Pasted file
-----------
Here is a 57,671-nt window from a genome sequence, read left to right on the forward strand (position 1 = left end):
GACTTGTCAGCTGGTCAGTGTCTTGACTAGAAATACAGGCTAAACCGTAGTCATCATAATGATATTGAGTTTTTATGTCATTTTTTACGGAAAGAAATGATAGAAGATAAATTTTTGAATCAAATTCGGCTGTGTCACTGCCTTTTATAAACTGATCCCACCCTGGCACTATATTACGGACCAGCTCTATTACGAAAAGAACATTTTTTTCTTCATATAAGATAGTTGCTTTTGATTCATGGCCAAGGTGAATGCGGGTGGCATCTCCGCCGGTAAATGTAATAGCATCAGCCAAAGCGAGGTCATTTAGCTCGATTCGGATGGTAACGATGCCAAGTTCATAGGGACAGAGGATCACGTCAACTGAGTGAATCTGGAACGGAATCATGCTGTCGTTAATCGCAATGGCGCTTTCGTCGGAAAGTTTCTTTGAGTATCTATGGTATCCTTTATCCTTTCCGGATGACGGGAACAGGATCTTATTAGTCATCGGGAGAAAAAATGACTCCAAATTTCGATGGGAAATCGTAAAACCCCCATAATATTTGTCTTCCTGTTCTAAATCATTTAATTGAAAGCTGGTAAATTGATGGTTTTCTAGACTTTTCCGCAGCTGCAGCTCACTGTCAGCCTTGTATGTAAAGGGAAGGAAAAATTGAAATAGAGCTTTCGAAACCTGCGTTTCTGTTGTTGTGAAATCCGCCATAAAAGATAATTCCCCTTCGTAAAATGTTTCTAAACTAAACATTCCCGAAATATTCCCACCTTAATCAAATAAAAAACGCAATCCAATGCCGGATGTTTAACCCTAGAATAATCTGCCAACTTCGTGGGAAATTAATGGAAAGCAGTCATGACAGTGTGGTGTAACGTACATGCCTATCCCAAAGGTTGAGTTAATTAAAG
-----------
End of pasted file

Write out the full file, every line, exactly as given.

Here is a 57,671-nt window from a genome sequence, read left to right on the forward strand (position 1 = left end):
GACTTGTCAGCTGGTCAGTGTCTTGACTAGAAATACAGGCTAAACCGTAGTCATCATAATGATATTGAGTTTTTATGTCATTTTTTACGGAAAGAAATGATAGAAGATAAATTTTTGAATCAAATTCGGCTGTGTCACTGCCTTTTATAAACTGATCCCACCCTGGCACTATATTACGGACCAGCTCTATTACGAAAAGAACATTTTTTTCTTCATATAAGATAGTTGCTTTTGATTCATGGCCAAGGTGAATGCGGGTGGCATCTCCGCCGGTAAATGTAATAGCATCAGCCAAAGCGAGGTCATTTAGCTCGATTCGGATGGTAACGATGCCAAGTTCATAGGGACAGAGGATCACGTCAACTGAGTGAATCTGGAACGGAATCATGCTGTCGTTAATCGCAATGGCGCTTTCGTCGGAAAGTTTCTTTGAGTATCTATGGTATCCTTTATCCTTTCCGGATGACGGGAACAGGATCTTATTAGTCATCGGGAGAAAAAATGACTCCAAATTTCGATGGGAAATCGTAAAACCCCCATAATATTTGTCTTCCTGTTCTAAATCATTTAATTGAAAGCTGGTAAATTGATGGTTTTCTAGACTTTTCCGCAGCTGCAGCTCACTGTCAGCCTTGTATGTAAAGGGAAGGAAAAATTGAAATAGAGCTTTCGAAACCTGCGTTTCTGTTGTTGTGAAATCCGCCATAAAAGATAATTCCCCTTCGTAAAATGTTTCTAAACTAAACATTCCCGAAATATTCCCACCTTAATCAAATAAAAAACGCAATCCAATGCCGGATGTTTAACCCTAGAATAATCTGCCAACTTCGTGGGAAATTAATGGAAAGCAGTCATGACAGTGTGGTGTAACGTACATGCCTATCCCAAAGGTTGAGTTAATTAAAG